Fire Safety and Emergency Preparedness (General Industry)
Our OSHA-aligned course covers fire safety, emergency preparedness, and standards for exit routes and fire protection.
- Full analysis of OSHA - 29 CFR 1910 Subparts E and L Standards
- Finish the course in only 2 hours
- Earn 0.2 CEUs upon successful course completion
- Geared towards all employees to ensure safety
100% Online At Your Own Pace
Developed by Certified Safety Experts
Certificate Upon Completion
Interactive and Engaging
About This Course s-mod-info
Workplace safety is a top priority for employers and employees alike, and one aspect that should never be underestimated is fire safety. Fires can pose a significant threat to both lives and property, making it crucial for individuals and organizations to be well-prepared. In this blog, we’ll explore key fire safety tips for the workplace, including how to make an effective fire safety plan.
What Is a Fire Safety Plan?
A fire safety plan is a comprehensive document outlining the procedures, protocols, and measures to prevent, respond to, and manage fire emergencies in a specific location, such as a building or workplace. The primary goal of a fire safety plan is to protect lives, property, and the environment by ensuring that individuals are well-prepared to handle fire-related incidents. While OSHA doesn’t specifically require every employer in the country to have a fire safety plan, it is highly recommended.
Safety Plan Components
Establishing an effective safety plan reduces the risk of potential hazards to employees and to the business. How well the plan works depends on how soon it’s implemented, preferably before any emergencies happen.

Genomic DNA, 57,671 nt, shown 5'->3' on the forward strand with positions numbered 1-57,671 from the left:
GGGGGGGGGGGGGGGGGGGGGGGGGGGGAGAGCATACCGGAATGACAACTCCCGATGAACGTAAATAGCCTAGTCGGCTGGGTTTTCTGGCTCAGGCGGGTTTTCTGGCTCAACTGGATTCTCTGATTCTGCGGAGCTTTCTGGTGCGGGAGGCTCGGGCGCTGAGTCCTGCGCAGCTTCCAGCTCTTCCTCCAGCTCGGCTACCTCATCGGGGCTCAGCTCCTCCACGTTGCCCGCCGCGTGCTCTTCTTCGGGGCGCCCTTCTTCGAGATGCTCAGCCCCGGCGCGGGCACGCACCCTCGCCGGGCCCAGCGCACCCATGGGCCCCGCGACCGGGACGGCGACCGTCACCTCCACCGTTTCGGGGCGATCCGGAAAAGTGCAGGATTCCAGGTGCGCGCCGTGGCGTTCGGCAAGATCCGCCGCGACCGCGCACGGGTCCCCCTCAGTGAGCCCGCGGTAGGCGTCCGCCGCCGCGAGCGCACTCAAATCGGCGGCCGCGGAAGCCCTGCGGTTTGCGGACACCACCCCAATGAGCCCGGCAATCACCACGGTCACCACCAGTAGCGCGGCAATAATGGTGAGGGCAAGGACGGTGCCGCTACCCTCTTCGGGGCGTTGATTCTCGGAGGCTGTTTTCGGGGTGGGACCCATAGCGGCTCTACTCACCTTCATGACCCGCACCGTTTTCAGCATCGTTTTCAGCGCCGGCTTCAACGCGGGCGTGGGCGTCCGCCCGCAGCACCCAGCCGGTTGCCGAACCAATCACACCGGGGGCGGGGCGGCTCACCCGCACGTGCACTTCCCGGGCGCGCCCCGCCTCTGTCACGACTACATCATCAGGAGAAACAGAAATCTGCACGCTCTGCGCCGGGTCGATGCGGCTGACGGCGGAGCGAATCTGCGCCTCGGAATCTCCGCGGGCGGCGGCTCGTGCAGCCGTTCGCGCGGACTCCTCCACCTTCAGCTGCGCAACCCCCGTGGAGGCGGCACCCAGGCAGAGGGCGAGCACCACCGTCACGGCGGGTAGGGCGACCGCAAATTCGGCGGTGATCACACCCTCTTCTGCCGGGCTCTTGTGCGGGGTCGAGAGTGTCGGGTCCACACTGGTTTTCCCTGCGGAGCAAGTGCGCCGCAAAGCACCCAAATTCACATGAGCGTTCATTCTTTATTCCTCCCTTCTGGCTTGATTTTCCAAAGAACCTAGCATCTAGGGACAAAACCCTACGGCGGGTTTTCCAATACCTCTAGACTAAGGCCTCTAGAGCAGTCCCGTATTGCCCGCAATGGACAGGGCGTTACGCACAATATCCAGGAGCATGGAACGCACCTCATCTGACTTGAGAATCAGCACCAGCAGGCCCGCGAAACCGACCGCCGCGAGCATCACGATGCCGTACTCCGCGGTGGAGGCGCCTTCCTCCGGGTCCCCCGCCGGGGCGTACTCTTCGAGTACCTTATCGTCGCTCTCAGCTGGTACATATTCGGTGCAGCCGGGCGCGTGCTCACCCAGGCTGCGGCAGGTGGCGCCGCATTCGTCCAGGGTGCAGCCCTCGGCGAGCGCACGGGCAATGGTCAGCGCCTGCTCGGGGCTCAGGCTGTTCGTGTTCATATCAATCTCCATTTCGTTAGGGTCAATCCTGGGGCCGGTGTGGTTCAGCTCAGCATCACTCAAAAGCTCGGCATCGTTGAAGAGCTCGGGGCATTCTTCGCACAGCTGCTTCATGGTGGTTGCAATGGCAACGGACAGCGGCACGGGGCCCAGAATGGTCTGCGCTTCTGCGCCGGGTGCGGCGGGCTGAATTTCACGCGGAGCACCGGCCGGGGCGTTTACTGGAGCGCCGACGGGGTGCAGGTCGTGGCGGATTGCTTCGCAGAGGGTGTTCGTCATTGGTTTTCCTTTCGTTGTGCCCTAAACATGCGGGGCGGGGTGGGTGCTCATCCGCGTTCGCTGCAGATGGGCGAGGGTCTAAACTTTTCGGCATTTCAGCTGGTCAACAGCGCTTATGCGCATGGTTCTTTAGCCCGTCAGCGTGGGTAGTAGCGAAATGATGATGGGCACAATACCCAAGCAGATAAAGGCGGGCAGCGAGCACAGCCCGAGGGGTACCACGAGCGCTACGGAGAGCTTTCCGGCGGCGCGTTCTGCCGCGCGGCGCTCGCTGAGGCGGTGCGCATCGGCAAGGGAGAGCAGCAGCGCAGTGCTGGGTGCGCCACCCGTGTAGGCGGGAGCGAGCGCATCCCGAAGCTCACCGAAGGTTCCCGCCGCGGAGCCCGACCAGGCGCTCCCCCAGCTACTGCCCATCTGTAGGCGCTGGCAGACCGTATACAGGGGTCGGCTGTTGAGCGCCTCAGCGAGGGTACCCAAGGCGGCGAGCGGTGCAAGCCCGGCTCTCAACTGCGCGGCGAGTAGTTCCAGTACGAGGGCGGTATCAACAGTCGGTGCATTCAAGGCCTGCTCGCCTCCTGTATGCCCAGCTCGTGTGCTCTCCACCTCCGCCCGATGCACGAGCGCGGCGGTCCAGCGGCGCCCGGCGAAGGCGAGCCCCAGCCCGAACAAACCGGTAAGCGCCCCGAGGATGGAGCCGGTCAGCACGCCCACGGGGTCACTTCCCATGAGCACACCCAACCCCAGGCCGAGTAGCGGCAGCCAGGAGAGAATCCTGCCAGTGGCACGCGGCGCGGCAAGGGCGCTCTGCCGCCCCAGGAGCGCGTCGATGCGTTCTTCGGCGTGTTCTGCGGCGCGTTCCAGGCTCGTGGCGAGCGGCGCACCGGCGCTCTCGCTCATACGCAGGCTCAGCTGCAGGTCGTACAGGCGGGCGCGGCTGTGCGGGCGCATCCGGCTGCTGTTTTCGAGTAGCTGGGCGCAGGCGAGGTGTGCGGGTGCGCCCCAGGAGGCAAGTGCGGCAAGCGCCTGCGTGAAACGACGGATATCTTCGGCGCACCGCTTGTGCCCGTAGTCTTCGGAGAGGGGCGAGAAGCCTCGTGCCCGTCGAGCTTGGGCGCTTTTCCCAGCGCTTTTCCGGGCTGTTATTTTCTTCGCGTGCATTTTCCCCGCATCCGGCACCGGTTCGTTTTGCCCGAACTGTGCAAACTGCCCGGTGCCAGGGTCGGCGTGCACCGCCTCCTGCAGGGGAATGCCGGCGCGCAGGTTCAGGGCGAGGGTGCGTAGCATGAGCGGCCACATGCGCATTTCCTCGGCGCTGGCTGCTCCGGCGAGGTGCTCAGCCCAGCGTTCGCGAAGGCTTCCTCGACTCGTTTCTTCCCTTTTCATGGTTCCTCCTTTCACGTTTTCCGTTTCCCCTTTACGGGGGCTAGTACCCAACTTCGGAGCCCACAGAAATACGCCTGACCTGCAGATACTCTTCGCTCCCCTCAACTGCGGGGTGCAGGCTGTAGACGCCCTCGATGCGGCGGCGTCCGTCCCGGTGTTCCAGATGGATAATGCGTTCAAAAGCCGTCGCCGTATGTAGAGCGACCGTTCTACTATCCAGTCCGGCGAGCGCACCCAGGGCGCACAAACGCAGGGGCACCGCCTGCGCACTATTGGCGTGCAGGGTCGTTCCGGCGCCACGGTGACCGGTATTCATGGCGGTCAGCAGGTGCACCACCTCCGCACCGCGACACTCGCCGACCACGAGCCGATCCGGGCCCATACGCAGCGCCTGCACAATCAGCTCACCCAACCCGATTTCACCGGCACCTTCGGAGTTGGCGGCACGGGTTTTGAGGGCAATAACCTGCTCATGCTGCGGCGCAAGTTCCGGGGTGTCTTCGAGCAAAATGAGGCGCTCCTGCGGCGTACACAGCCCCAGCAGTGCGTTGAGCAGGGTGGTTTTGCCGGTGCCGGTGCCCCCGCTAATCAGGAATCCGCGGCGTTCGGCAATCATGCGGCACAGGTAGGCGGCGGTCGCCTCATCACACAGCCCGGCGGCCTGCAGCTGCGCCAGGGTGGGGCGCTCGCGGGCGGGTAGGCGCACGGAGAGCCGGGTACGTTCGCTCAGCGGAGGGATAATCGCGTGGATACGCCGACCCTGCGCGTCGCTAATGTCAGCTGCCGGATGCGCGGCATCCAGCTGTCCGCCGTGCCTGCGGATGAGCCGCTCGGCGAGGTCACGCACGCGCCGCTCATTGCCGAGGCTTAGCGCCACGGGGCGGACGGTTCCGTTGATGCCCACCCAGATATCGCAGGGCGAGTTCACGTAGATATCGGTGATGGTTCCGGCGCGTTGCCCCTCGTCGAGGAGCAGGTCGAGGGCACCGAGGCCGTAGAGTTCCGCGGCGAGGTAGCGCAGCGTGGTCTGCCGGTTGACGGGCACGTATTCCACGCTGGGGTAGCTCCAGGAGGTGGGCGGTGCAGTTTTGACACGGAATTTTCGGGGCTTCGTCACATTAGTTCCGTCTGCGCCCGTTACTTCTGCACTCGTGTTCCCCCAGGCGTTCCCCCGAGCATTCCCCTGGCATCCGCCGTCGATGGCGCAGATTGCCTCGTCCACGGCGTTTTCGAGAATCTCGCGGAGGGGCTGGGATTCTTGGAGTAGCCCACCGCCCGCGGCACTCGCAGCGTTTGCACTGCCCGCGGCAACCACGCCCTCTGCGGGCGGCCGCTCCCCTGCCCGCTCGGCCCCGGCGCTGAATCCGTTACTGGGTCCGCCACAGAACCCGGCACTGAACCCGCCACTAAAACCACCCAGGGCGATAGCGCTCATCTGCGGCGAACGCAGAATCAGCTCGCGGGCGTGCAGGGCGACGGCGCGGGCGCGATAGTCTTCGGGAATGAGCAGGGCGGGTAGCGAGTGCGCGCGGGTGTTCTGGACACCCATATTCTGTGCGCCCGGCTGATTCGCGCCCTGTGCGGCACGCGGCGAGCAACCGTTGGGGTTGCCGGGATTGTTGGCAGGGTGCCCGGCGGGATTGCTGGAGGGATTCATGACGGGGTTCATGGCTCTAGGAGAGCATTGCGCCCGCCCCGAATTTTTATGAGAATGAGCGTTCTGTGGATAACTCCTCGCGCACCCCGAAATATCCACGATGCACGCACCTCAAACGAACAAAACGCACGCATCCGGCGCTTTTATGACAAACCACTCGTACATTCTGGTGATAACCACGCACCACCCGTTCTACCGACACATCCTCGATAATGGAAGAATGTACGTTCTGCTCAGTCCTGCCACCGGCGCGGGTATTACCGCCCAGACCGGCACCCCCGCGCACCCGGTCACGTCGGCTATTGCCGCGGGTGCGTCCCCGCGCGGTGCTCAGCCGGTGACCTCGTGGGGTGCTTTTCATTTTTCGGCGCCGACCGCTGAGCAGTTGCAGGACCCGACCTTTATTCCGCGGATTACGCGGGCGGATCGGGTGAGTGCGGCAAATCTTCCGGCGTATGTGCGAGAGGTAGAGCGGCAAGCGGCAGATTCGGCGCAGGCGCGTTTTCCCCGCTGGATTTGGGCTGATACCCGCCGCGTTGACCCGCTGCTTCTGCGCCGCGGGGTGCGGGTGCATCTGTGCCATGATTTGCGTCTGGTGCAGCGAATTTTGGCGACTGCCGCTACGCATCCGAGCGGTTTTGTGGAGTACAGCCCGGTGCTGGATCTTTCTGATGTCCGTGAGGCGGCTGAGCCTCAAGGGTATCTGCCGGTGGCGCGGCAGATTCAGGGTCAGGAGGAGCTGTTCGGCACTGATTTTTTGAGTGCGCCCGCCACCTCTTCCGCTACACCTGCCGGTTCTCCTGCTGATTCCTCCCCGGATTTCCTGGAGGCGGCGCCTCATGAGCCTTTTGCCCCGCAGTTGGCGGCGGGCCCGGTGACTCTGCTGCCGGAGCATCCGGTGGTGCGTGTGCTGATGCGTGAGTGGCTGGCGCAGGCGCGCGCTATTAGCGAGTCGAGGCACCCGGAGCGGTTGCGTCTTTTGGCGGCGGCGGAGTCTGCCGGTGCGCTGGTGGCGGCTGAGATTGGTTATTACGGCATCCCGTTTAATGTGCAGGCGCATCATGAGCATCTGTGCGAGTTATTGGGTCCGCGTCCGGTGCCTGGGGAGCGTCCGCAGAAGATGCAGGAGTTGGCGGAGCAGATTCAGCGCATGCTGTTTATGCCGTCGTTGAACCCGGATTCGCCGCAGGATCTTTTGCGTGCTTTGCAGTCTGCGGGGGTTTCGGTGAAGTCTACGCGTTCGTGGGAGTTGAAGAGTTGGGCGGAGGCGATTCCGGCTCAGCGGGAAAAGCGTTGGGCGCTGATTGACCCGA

Fire safety plans should include:
- Designated times and intervals to review the fire safety plan, including local and industry fire safety laws, as well as practice for fire safety procedures
- A designated check-in location away from the business for employees to gather during a fire emergency, ensuring that employees are familiar with the location
- Roles to be assigned to employees, such as who will handle the fire extinguisher, who checks in employees at the check-in location, etc.
By investing time proactively in a fire safety plan that includes education, training, and awareness, your business is substantially more prepared to handle an emergency and minimize risks and losses.
Fire prevention is best carried out by mitigating fire hazards in the workplace. Employees should receive regular training on potential fire hazards to ensure they know what to look out for. Various areas to review include:
- Electrical outlets/circuit overload: Plugging too many appliances into an outlet or circuit can cause fires. Employees and managers should regularly check things like how many appliances share an outlet and what sections or groupings in an office have multiple machines or appliances plugged in.
- Electrical cords and outlets: Electrical wiring can be extremely dangerous, so employees should regularly check for exposed wires and damaged cords and dispose of damaged items immediately. Extension cords, used incorrectly, may also increase fire risk. ‘Daisy-chaining’ and overloading extension cords are some ways that extension cords can become hazardous.
- Flammable material storage: If your employees handle flammable materials, they need to be properly stored as dictated by local regulations, such as by storing them in a ‘flammables cabinet’ and by not storing them near electrical equipment and potential exposure sources of heat, flames, or sparks.
- Flammable chemicals: Processes should be in place to prevent certain chemicals from being stored in the same place, as some cannot safely be stored in the same location. Employees should be trained in this regard, including recognizing chemical warning labels.